Photography Tips: Creating Adventure Memories

Image by : Evgenia Obriadina

Image by : Evgenia Obriadina

We all love adventure and getting out and about, discovering new things, places and activities. But what about capturing those moments of conquering new obstacles, achieving new heights and overcoming new challenges? We capture those moments through our cameras, to share with friends and family or as evidence of cherished memories. However, have you ever found yourself in a situation where, back at home, you look at your photos and you realize they aren’t quite what you expected them to be?

We no longer need to rely on lugging large professional SLR cameras along down those fast paced water rapids, alternative smaller and lighter camera such as phone cameras and small compact waterproof cameras can easily be popped in a waterproof bag to snap those key shots along our adventure.  However, do you sometimes still find you didn’t quite capture that ‘ultimate’ shot that sums up your trip? I’d love to share some of my tips and tricks with you on taking stellar photos of your best day out:

Image by : Evgenia Obriadina

Image by : Evgenia Obriadina

Composition.

Often we just stand straight and take photos of activity participants. Why not to change the position or an angle? When you shoot with mobile phone, point and shoot camera or SLR, get down low, get on your knees, or even lay down on the grass. You'll see the world, photographically speaking, from a different angle.

I'd try to zoom in and out. Take a full scene photo and then zoom in just on a part of the scene. If it is a climber or abseiler, take a photo with a wide angle to include the environment adventurer is in, and then zoom onto the face to convey the emotion, or another point of interest such as hand grip on the equipment for rock climber.

When taking a photo, it is good to have a clear understanding of what it is that made you want to take a photo of that specific scene. Then accentuate on that. Do not include unnecessary details. Is it a powerful flow of a waterfall and a small figure of canyoner in the midst of nature's power? Is it a tent under the night sky full of stars that made you feel so small and realize we are just a tiny part of the Universe? Is it expression of joy on the face of the fisherman once the big catch was taken on board? Is it color contrast of bright blue sky and lush greenery?

Image by : Evgenia Obriadina

Image by : Evgenia Obriadina

Manual settings.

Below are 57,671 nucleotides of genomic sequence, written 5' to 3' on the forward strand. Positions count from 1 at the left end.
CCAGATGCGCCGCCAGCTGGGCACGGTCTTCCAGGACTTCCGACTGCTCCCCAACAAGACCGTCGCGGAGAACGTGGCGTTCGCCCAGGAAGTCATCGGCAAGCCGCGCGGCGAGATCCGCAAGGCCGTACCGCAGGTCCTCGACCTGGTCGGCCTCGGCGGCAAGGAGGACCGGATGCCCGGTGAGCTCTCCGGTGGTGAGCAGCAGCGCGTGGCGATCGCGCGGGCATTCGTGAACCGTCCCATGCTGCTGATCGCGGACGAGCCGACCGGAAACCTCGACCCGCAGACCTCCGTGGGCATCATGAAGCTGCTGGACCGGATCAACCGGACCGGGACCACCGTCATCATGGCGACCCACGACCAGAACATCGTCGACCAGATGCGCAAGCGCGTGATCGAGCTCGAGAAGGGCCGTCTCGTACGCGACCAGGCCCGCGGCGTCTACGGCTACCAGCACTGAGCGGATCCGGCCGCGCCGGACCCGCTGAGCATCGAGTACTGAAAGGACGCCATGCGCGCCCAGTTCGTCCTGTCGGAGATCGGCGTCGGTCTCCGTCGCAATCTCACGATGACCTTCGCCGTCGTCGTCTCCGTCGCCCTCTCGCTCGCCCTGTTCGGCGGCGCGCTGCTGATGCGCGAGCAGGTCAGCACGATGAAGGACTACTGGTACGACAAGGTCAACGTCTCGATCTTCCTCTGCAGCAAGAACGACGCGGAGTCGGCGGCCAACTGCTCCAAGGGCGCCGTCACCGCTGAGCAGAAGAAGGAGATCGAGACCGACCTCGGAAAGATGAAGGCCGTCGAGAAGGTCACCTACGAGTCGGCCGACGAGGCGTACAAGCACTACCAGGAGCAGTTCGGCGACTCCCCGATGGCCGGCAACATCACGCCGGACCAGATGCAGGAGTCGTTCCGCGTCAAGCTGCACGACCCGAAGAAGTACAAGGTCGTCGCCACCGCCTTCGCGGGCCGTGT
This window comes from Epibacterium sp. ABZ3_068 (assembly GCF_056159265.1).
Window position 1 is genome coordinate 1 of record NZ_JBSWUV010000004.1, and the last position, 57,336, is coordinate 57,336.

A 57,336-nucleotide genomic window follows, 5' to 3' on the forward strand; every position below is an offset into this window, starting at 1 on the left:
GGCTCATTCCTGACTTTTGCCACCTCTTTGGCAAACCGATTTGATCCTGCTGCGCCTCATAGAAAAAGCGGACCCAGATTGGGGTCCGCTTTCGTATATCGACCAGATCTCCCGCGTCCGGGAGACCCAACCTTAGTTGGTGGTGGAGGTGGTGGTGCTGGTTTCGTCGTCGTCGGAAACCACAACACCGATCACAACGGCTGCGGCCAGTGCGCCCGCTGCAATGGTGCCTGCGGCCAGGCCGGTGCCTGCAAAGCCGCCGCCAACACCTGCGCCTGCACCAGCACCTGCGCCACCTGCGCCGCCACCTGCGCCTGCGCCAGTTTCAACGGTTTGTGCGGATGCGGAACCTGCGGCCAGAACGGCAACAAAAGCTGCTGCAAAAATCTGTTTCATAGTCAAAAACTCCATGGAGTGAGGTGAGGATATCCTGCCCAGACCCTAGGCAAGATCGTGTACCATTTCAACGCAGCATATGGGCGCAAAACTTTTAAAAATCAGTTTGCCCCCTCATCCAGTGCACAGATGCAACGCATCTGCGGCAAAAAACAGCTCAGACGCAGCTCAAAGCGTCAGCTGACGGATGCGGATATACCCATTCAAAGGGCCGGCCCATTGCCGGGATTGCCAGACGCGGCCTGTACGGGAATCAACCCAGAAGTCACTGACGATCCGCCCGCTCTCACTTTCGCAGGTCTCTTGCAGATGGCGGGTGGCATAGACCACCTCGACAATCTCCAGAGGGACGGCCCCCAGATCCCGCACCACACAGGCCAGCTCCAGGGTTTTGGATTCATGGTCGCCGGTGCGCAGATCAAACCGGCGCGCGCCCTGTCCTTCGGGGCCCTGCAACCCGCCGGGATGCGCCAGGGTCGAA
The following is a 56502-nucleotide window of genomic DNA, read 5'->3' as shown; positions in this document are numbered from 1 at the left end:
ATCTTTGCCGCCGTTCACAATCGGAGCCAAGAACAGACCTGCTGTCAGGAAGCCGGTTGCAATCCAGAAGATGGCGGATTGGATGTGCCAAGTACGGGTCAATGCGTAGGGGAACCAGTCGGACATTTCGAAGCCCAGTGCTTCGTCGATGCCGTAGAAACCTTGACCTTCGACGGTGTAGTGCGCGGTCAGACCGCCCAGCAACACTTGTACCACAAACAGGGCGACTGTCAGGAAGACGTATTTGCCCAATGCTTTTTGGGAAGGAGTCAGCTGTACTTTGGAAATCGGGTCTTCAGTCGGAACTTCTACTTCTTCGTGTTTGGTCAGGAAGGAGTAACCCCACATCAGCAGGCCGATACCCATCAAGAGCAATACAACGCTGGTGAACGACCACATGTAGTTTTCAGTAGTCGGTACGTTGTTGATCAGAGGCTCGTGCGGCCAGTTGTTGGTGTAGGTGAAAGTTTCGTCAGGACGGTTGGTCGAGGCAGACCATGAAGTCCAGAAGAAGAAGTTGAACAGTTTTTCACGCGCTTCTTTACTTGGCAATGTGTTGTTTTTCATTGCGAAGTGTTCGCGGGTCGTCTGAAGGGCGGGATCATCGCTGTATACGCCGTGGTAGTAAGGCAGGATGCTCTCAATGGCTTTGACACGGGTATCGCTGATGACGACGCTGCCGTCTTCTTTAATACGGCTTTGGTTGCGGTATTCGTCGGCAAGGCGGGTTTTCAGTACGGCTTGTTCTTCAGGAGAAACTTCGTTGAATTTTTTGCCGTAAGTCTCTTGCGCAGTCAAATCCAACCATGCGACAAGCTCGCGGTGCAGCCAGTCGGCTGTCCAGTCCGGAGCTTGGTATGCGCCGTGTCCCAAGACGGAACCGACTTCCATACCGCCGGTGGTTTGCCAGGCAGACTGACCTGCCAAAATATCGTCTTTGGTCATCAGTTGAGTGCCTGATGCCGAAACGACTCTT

If you shoot with mobile phone, check for Manual or Pro (for Samsung phone) settings and try them out. For example, on Samsung S7 in Pro Mode you can select your ISO, Shutter speed and While Balance. Sounds almost like SLR, doesn’t it? Of course, one needs to be familiar with basics of ISO, Aperture, and Shutter speed first especially if you have SLR.

Image by : Evgenia Obriadina

Image by : Evgenia Obriadina

 

Candid shots vs posing and clever angles.

Whilst an encaptivating photo opportunity might be whilst one’s hanging off of a side of a cliff face, or standing on a summit peak, don’t miss the opportunity for collecting more candid shots of people and places; whilst people are in action. Don’t be put off by thinking you need a professional SLR camera to capture the perfect shot, a point and shoot camera can capture great moments. If you’re camera has a ‘quick to shoot’ option - try taking a handful of pictures, which leaves you choice to select your favorite.

Image by: Evgenia Obriadina

Image by: Evgenia Obriadina

Manual focus.

If you do take SLR camera on your adventures, switching to manual focus can open additional creative options. It will help to focus precisely on the object you’d like to be central to your photo. It is very handy in low light scenarios (such as canyon or a cave). It is also useful when taking action /movement shots. In anticipation of specific action or movement, one can pre focus manually on a specific spot within the frame and then capture a crisp image of adventure once the subject is in that spot in camera viewfinder (for example, pre-focusing on specific part of the scene in anticipation of fast moving car appearing, or bicycle, hang glider, or runner, etc.)

Image by : Evgenia Obriadina

Image by : Evgenia Obriadina

My biggest piece of advice would be to take plenty of pictures as opportunities present themselves. Get trigger happy. Digital cameras provide us with the luxury of deleting the images we do not like whilst giving us the freedom to ensure we can capture and store that extra shot of your epic adventure!

 

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